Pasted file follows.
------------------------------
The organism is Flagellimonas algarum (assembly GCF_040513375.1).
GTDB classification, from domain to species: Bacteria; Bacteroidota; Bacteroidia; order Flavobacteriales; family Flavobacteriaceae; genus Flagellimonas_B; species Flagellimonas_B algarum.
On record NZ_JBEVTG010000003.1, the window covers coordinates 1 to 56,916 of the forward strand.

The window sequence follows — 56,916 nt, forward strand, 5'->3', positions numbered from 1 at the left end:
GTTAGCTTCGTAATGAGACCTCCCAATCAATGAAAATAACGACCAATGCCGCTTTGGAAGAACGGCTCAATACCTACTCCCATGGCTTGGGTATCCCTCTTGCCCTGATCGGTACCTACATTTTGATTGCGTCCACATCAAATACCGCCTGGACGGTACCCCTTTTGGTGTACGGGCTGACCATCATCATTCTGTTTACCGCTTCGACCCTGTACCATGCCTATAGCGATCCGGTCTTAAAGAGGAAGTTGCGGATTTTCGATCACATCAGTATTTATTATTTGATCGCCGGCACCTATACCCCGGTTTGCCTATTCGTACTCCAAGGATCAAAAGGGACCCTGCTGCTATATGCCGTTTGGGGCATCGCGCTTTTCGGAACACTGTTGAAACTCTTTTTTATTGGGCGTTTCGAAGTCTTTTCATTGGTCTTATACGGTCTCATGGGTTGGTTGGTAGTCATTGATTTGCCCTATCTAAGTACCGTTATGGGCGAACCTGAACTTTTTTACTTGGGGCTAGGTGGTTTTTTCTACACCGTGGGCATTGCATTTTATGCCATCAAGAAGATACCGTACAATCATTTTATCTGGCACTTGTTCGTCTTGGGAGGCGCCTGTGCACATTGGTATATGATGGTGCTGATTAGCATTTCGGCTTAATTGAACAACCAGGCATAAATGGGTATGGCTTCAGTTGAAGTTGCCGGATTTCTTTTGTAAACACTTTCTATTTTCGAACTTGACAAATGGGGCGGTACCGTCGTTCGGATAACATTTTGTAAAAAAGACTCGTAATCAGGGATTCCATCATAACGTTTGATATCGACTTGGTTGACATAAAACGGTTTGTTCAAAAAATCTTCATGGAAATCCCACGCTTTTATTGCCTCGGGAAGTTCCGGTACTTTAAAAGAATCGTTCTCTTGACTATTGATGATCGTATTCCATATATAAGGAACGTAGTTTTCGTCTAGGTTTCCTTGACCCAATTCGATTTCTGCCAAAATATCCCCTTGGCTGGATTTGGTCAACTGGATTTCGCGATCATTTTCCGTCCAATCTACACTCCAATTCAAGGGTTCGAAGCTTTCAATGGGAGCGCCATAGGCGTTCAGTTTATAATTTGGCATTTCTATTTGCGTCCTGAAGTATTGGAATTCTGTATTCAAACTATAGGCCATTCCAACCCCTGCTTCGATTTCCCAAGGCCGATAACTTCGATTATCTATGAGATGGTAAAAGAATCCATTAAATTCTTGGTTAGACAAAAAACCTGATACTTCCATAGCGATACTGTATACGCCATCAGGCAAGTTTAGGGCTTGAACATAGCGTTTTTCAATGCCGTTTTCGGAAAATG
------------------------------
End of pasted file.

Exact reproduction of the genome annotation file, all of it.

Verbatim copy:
The organism is Flagellimonas algarum (assembly GCF_040513375.1).
GTDB classification, from domain to species: Bacteria; Bacteroidota; Bacteroidia; order Flavobacteriales; family Flavobacteriaceae; genus Flagellimonas_B; species Flagellimonas_B algarum.
On record NZ_JBEVTG010000003.1, the window covers coordinates 1 to 56,916 of the forward strand.

The window sequence follows — 56,916 nt, forward strand, 5'->3', positions numbered from 1 at the left end:
GTTAGCTTCGTAATGAGACCTCCCAATCAATGAAAATAACGACCAATGCCGCTTTGGAAGAACGGCTCAATACCTACTCCCATGGCTTGGGTATCCCTCTTGCCCTGATCGGTACCTACATTTTGATTGCGTCCACATCAAATACCGCCTGGACGGTACCCCTTTTGGTGTACGGGCTGACCATCATCATTCTGTTTACCGCTTCGACCCTGTACCATGCCTATAGCGATCCGGTCTTAAAGAGGAAGTTGCGGATTTTCGATCACATCAGTATTTATTATTTGATCGCCGGCACCTATACCCCGGTTTGCCTATTCGTACTCCAAGGATCAAAAGGGACCCTGCTGCTATATGCCGTTTGGGGCATCGCGCTTTTCGGAACACTGTTGAAACTCTTTTTTATTGGGCGTTTCGAAGTCTTTTCATTGGTCTTATACGGTCTCATGGGTTGGTTGGTAGTCATTGATTTGCCCTATCTAAGTACCGTTATGGGCGAACCTGAACTTTTTTACTTGGGGCTAGGTGGTTTTTTCTACACCGTGGGCATTGCATTTTATGCCATCAAGAAGATACCGTACAATCATTTTATCTGGCACTTGTTCGTCTTGGGAGGCGCCTGTGCACATTGGTATATGATGGTGCTGATTAGCATTTCGGCTTAATTGAACAACCAGGCATAAATGGGTATGGCTTCAGTTGAAGTTGCCGGATTTCTTTTGTAAACACTTTCTATTTTCGAACTTGACAAATGGGGCGGTACCGTCGTTCGGATAACATTTTGTAAAAAAGACTCGTAATCAGGGATTCCATCATAACGTTTGATATCGACTTGGTTGACATAAAACGGTTTGTTCAAAAAATCTTCATGGAAATCCCACGCTTTTATTGCCTCGGGAAGTTCCGGTACTTTAAAAGAATCGTTCTCTTGACTATTGATGATCGTATTCCATATATAAGGAACGTAGTTTTCGTCTAGGTTTCCTTGACCCAATTCGATTTCTGCCAAAATATCCCCTTGGCTGGATTTGGTCAACTGGATTTCGCGATCATTTTCCGTCCAATCTACACTCCAATTCAAGGGTTCGAAGCTTTCAATGGGAGCGCCATAGGCGTTCAGTTTATAATTTGGCATTTCTATTTGCGTCCTGAAGTATTGGAATTCTGTATTCAAACTATAGGCCATTCCAACCCCTGCTTCGATTTCCCAAGGCCGATAACTTCGATTATCTATGAGATGGTAAAAGAATCCATTAAATTCTTGGTTAGACAAAAAACCTGATACTTCCATAGCGATACTGTATACGCCATCAGGCAAGTTTAGGGCTTGAACATAGCGTTTTTCAATGCCGTTTTCGGAAAATG